Our "footprint" in the world...

By Vichara

These days there is a great deal of emphasis in recognizing our “carbon footprint” in this world and trying to reduce it. I think the same kind of principles can be applied to increase our “compassion footprint” in the world. As we do little things to lesson the carbon footprint (i.e. using reusable water bottles, florescent light bulbs, etc.) likewise we can do little things to increase our “compassion footprint”. Be more forgiving of yourself and others. Tell someone you love and care about him or her for no apparent reason. Help someone that looks lost and discover the answer together. Hold the door for one more person. Make a phone call to someone just to tell him or her how much they mean to you…you get the picture. Reduce carbon, increase compassion.

sastruga • \SAS-truh-guh\ • noun

: a wavelike ridge of hard snow formed by the wind -- usually used in plural

Example Sentence:

"Over the sastrugi it is all up and down hill, and the covering of ice crystals prevents the sledge from gliding even on the down-grade." (Robert Falcon Scott, Journals: Captain Scott’s Last Expedition)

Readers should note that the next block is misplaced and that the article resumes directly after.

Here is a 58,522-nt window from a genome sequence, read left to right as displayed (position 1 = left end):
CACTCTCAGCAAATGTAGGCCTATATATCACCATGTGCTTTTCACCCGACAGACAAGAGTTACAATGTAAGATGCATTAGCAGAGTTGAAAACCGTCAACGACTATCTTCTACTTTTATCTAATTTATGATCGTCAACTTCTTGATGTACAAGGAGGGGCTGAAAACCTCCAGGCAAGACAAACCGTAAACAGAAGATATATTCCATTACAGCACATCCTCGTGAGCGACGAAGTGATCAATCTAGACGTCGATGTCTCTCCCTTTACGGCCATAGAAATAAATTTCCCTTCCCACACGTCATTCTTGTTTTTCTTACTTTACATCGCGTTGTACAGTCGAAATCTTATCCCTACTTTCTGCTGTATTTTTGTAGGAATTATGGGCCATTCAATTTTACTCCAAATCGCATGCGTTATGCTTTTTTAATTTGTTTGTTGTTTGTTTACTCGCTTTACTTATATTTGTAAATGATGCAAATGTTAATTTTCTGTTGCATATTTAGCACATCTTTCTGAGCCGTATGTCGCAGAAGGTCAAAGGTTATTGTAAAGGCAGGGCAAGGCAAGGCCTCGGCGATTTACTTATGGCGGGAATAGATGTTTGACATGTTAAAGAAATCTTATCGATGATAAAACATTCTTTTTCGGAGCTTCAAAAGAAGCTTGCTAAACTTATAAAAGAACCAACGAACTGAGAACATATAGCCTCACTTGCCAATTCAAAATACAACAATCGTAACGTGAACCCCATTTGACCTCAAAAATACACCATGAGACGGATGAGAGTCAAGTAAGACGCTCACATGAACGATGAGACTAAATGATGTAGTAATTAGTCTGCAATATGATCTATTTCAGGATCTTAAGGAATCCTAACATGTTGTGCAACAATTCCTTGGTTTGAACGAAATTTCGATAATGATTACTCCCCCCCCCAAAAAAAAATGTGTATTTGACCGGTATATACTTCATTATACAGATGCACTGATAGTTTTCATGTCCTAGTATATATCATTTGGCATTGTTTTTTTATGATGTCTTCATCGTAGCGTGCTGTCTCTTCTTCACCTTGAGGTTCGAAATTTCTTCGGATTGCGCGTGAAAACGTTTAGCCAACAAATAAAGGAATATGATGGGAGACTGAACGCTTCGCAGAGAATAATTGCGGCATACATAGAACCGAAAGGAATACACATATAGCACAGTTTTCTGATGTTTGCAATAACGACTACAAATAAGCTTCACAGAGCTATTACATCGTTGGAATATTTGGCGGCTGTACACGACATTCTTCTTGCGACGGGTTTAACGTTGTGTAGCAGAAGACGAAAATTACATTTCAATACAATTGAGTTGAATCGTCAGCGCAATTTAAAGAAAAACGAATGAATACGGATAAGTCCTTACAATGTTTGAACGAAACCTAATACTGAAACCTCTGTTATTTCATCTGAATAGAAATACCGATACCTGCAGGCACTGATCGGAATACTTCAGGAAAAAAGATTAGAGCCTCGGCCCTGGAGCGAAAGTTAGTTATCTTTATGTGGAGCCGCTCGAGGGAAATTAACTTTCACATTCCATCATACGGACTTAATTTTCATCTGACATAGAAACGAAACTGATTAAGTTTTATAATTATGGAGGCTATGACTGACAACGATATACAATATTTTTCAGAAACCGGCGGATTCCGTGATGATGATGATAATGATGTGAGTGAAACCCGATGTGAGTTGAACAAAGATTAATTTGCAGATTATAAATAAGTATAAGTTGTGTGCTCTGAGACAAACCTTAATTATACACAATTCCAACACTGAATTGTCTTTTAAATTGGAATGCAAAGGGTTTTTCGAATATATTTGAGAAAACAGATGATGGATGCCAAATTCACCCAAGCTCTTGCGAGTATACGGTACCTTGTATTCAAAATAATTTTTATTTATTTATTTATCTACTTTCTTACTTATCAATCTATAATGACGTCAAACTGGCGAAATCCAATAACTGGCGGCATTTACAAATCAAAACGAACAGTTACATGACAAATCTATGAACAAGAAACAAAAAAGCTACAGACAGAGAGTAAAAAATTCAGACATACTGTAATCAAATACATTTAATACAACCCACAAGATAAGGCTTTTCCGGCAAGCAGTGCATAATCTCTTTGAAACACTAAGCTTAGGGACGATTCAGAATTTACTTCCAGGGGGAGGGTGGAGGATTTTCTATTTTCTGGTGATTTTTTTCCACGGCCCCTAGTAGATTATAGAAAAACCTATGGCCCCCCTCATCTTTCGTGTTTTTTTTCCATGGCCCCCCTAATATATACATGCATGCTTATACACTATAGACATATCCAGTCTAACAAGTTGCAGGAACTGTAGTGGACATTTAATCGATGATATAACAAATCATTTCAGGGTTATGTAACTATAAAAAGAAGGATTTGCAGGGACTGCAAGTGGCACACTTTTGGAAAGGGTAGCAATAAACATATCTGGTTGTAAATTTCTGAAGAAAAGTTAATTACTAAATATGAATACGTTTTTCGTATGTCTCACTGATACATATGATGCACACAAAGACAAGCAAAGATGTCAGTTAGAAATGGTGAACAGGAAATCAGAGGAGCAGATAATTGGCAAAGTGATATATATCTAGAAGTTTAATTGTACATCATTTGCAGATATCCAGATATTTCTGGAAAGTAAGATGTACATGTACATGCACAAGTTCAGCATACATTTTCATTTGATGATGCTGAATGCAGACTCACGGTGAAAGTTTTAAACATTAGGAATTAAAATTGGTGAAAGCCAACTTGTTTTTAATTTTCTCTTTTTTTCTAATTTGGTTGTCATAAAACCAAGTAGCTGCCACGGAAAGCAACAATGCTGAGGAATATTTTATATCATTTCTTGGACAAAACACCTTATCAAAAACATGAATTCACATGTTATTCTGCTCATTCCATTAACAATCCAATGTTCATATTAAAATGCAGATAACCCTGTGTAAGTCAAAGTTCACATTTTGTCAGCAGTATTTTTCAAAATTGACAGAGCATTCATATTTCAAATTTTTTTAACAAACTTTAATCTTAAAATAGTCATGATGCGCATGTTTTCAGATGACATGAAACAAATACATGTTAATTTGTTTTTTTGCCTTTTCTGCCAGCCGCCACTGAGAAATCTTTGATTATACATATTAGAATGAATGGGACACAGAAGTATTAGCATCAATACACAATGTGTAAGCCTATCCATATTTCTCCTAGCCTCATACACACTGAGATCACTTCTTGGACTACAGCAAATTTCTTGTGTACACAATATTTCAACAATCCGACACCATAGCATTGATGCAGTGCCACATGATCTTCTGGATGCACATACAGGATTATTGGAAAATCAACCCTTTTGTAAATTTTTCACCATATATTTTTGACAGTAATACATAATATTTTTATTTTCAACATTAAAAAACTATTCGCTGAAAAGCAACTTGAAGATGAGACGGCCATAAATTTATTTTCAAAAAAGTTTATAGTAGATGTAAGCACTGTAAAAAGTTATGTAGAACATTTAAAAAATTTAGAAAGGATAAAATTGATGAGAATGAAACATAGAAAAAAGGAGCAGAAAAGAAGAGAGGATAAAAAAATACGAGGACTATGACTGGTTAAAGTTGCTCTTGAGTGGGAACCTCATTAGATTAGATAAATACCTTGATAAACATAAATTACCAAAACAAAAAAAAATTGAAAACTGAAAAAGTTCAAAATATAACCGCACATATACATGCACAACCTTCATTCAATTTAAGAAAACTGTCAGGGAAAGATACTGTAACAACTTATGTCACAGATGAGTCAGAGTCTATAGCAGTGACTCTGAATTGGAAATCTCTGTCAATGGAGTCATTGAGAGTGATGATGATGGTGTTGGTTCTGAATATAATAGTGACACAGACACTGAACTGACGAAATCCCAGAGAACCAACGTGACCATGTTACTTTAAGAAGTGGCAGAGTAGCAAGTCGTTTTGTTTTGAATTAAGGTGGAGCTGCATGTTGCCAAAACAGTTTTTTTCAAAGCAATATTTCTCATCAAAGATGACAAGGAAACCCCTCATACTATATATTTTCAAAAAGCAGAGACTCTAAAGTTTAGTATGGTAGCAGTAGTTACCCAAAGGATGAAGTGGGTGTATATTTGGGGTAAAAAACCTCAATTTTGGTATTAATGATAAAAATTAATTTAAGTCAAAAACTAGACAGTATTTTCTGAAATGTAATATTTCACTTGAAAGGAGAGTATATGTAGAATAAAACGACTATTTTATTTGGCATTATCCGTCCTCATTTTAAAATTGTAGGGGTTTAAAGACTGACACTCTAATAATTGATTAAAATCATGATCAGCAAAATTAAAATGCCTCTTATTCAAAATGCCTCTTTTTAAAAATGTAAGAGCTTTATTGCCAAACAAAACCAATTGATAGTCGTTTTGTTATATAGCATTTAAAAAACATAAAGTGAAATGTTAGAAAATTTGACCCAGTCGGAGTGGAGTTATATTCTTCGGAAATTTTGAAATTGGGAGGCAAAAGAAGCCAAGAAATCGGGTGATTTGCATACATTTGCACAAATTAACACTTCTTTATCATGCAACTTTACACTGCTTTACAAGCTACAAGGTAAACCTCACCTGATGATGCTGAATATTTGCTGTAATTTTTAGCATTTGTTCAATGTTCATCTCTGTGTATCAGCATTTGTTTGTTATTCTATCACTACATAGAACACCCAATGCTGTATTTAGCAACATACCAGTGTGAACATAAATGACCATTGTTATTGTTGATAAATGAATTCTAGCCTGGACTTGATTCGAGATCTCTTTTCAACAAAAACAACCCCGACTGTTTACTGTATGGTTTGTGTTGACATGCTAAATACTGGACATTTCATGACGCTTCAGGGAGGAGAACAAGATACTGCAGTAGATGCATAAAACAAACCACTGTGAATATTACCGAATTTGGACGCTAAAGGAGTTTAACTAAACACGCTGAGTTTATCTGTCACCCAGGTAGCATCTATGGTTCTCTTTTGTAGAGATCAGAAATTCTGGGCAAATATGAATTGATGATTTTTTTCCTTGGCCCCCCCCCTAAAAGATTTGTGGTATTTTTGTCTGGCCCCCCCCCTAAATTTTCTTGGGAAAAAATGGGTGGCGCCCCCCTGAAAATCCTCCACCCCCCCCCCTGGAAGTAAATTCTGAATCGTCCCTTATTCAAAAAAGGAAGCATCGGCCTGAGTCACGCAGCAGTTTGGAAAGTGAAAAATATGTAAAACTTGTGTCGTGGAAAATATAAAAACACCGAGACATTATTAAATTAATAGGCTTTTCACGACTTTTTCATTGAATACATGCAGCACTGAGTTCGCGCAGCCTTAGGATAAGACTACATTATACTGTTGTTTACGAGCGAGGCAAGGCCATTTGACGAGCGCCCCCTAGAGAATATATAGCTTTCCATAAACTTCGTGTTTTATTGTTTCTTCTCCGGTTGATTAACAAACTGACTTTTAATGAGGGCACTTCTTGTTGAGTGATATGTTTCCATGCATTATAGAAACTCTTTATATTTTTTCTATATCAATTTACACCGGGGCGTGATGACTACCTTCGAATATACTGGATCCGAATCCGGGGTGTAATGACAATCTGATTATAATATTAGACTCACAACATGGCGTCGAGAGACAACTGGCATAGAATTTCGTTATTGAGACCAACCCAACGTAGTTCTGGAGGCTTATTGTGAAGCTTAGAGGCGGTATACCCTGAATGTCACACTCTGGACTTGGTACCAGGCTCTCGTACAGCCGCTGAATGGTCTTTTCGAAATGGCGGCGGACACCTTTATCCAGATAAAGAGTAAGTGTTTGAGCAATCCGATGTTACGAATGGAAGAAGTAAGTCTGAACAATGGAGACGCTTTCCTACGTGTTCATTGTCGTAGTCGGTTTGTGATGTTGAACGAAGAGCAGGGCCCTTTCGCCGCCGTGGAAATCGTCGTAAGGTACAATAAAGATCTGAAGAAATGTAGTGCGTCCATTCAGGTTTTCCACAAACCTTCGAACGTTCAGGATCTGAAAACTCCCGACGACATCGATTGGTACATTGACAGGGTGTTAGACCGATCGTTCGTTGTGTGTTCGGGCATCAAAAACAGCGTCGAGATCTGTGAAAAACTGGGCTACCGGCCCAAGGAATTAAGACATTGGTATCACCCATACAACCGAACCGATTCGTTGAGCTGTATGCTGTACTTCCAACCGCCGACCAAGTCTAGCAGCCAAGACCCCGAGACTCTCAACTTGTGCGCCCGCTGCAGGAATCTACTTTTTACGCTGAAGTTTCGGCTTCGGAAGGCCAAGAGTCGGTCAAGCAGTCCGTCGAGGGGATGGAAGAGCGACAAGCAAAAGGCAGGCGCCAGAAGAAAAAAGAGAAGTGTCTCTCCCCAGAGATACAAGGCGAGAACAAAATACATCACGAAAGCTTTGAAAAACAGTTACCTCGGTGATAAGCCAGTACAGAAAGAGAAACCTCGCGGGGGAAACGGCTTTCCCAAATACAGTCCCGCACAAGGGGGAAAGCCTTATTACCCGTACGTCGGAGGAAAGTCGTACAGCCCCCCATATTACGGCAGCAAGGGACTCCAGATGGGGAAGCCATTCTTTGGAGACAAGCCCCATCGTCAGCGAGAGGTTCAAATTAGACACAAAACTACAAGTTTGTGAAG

Did you know?

If "sastruga" and its plural "sastrugi" seem like unusual English words, that may be because in some ways they are. Many of the words we use in English can be traced to one of two sources: about one-quarter of our vocabulary can be traced back to English's Germanic origins, and another two-thirds comes from Latinate sources (most such words come by way of French or from Latin directly, but Spanish and Italian have made their contributions as well). "Sastruga" was borrowed from German, but is not Germanic in origin. It’s originally from "zastruga," a word that comes from a dialect of Russian and means "groove," "small ridge," or "furrow." "Sastruga" is not widely used in English, and when it is used, it often takes the plural form, as in our example sentence.

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